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fellows who did not. The whole treaty was, in fact, on both sides, of a merely preliminary nature. The boundaries it arranged were not considered final until confirmed by the treaty of Hopewell a couple of years later.

Robertson meanwhile was delegated by the unanimous vote of the settlers to go to the Assembly of North Carolina, and there petition for the establishment of a regular land office at Nashborough, and in other ways advance the interests of the settlers. He was completely successful in his mission. The Cumberland settlements were included in a new county, called Davidson ;10 and an Inferior Court of Pleas and Common Sessions, vested by the act with extraordinary powers, was established at Nashborough. The four justices of the new court had all been Triers of the old committee, and the scheme of government was practically not very greatly changed, although now resting on an indisputably legal basis. The Cumberland settlers had for years acted as an independent, law-abiding, and orderly commonwealth, and the Court of Triers had shown great firmness and wisdom. It spoke well for the people that they had been able to establish such a government, in which the majority ruled, while the rights of each individual were secured. Robertson deserves the chief credit as both civil and military leader. The committee of which he was a member,

10 In honor of General Wm. Davidson, a very gallant and patriotic soldier of North Carolina during the Revolutionary

The county government was established in October,

war.

had seen that justice was done between man and man, had provided for defence against the outside foe, and had striven to prevent any wrongs being done to neutral or allied powers. When they became magistrates of a county of North Carolina they continued to act on the lines they had already marked out. The increase of population had brought an increase of wealth. The settlers were still frontiersmen, clad in buckskin or homespun, with rawhide moccasins, living in log-cabins, and sleeping under bearskins on beds made of buffalo hides; but as soon as they ventured to live on their clearings the ground was better tilled, corn became abundant and cattle and hogs increased as the game diminished. Nashborough began to look more like an ordinary little border town.11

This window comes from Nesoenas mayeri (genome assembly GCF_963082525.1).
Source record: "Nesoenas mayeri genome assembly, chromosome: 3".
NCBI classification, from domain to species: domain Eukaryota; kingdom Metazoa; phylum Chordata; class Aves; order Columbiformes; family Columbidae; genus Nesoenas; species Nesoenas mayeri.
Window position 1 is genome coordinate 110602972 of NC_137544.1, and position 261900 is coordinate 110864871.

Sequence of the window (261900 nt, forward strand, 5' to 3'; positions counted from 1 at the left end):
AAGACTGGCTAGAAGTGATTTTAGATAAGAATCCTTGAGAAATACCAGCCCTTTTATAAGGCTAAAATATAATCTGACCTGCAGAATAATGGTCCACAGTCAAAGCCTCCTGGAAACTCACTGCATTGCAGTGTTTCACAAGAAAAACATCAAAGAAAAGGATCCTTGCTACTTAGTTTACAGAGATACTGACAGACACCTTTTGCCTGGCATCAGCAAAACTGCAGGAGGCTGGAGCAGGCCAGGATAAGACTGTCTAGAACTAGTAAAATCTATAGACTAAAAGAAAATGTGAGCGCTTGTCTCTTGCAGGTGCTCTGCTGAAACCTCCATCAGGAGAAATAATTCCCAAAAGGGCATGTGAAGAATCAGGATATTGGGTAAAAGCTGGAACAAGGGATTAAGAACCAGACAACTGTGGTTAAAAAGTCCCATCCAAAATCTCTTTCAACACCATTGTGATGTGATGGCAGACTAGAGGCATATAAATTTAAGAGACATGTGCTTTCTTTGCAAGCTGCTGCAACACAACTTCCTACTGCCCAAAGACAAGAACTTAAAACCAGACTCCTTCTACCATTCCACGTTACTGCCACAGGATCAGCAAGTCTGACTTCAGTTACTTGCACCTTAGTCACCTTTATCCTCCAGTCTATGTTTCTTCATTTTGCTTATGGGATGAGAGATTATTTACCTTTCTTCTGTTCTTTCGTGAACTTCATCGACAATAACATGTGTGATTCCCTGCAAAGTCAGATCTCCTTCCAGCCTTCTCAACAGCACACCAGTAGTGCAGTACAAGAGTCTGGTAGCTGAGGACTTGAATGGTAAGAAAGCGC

During this year Robertson carried on some correspondence with the Spanish governor at New Orleans, Don Estevan Miro. This was the beginning of intercourse between the Western settlers and the Spanish officers, an intercourse which was absolutely necessary, though it afterward led to many intrigues and complications. Robertson was obliged to write to Miro not only to disclaim responsibility for the piratical deeds of men like Colbert, but also to protest against the conduct of certain of the Spanish agents among the Creeks and Chickamaugas. No sooner had hostilities ceased

11 The justices built a court-house and jail of hewed logs, the former eighteen feet square, with a lean-to or shed of twelve feet on one side. The contracts for building were let out at vendue to the lowest bidder.

with the British than the Spaniards began to incite the savages to take up once more the hatchet they had just dropped,12 for Spain already recognized in the restless borderers possible and formidable foes.

Miro in answering Robertson assured him that the Spaniards were very friendly to the Western settlers, and denied that the Spanish agents were stirring up trouble. He also told him that the harassed Cherokees, weary of ceaseless warfare, had asked permission to settle west of the Mississippi although they did not carry out their intention. He ended by pressing Robertson and his friends to come down and settle in Spanish territory, guaranteeing them good treatment.13